Lack of water at the Asegaon primary health centre in Mokhada,a remote part of Thane,had led to doctors refusing postings there. It was on the brink of closure when an initiative by a village health committee ensured the PHC got 24 × 7 water supply. At a meeting of villagers,Eknath Nikhade,20,from Osarveera village suggested fitting a pipeline to the PHC from a well at a farm 2 km away.
Some months ago,Nilesh Jagtap,sarpanch of Belsar in Purandar taluka,decided along with other committee members to give their land for a primary health centre near Pune.
In five Maharashtra districts,community boards monitored under the National Rural Health Mission have been frequently taking up initiatives such as these. Larger issues that require the state governments intervention,however,are yet to be resolved. Five years since the state rural health mission was set up,the government is yet to form a committee to monitor the implementation of the programme,a reply to an RTI query by The Indian Express has disclosed.
Names for the committee had been finalised and the proposal submitted as far back on August 8,2010,says Dr Satish Pawar,joint director of NRHM,Maharashtra,when contacted.
Community-based monitoring was introduced as part of the NRHM to ensure that the services reach those they are meant for. In Maharashtra,Sathi-Cehat has been identified as the nodal NGO for community-based monitoring and coordination with the government. Nitin Jadhav,coordinator of the state-level community based monitoring programme,said work was concentrated initially in the districts of Pune,Thane,Amravati,Nandurbar and Osmanabad. Another eight districts,Aurangabad,Chandrapur,Gadchiroli,Solapur,Kolhapur,Nashik,Beed and Raigad,will be monitored next and CBM committes have been set up.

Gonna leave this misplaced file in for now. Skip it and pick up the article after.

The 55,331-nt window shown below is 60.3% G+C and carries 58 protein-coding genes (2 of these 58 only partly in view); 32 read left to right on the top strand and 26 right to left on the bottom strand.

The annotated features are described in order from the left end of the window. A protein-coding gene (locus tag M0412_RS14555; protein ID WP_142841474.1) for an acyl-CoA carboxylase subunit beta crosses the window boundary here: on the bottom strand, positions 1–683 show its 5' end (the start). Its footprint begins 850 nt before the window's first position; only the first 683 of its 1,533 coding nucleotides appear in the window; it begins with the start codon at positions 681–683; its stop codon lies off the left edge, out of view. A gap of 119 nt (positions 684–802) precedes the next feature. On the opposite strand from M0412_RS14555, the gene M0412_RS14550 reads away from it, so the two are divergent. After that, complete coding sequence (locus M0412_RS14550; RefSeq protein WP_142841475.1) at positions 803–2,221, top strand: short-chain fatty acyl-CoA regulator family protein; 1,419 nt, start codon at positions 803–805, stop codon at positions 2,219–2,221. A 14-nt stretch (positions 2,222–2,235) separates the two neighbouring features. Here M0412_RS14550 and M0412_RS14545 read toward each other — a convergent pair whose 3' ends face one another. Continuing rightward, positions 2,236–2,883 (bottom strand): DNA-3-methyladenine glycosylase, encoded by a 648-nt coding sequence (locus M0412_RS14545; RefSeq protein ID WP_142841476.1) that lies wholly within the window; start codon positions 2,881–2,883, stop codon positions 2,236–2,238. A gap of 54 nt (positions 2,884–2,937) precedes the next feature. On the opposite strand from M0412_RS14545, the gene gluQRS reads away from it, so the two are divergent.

At the core of the CBM committees are tracking,reporting and recording the state of public health services in villages. Village health report cards are prepared with colour-coded ratings for good,bad and average,says Jadhav.
The panels also hold public hearings. It was following hearings in Amravati district that beneficiaries of the Janani Suraksha Yojana were paid their due of Rs 700.
The system,however,does not provide guaranteed health services. says Dr Abhay Shukla,member of the national advisory group of NRHM. Issues such as procurement of medicines,their distribution and shortage of staff,including Class III and IV personnel,need to be tackled by policymakers at state level,he said.
There are barely 1,583 doctors to provide services under NRHM in the villages. As per the RTI reply,505 doctors are on contract and 988 are in regular service. NRHM officials admit that the requirement,however,is 4,000-plus. When swine flu was at its peak in 2009,NRHM officials say,there were hardly any trained physicians who knew how to use the ventilators at the rural hospitals.
Officials say that setting up a state-level committee has taken time due to the change in chief ministers in the last couple of years. The panel needs to have 35 members,with 25 MLAs,and is to be headed by the Chief Minister. A coalition government necessitates inclusion of members from all parties; this is what has reportedly delayed the panel.
The NRHM director and the chief secretary take up various issues that need to be resolved.
To monitor NRHM at state level is required,yet to be set up.
Have community-based monitoring units; these are Pune,Thane,Amravati,Nandurbar and Osmanabad.
Conducted by these monitoring committees so far.
Will be covered next: Aurangabad,Chandrapur,Gadchiroli,Solapur,Kolhapur,Nashik,Beed and Raigad .
23 and 17
Community-run units at block levels in these two sets of districts. The structure includes 78 and 52 units at PHC level,23 and 17 at block level,and finally 500 and 255 village-level committees.
Rs 1379.61 crore
Sanctioned under NRHM ,10-11,up from Rs 519 crore in 2006-07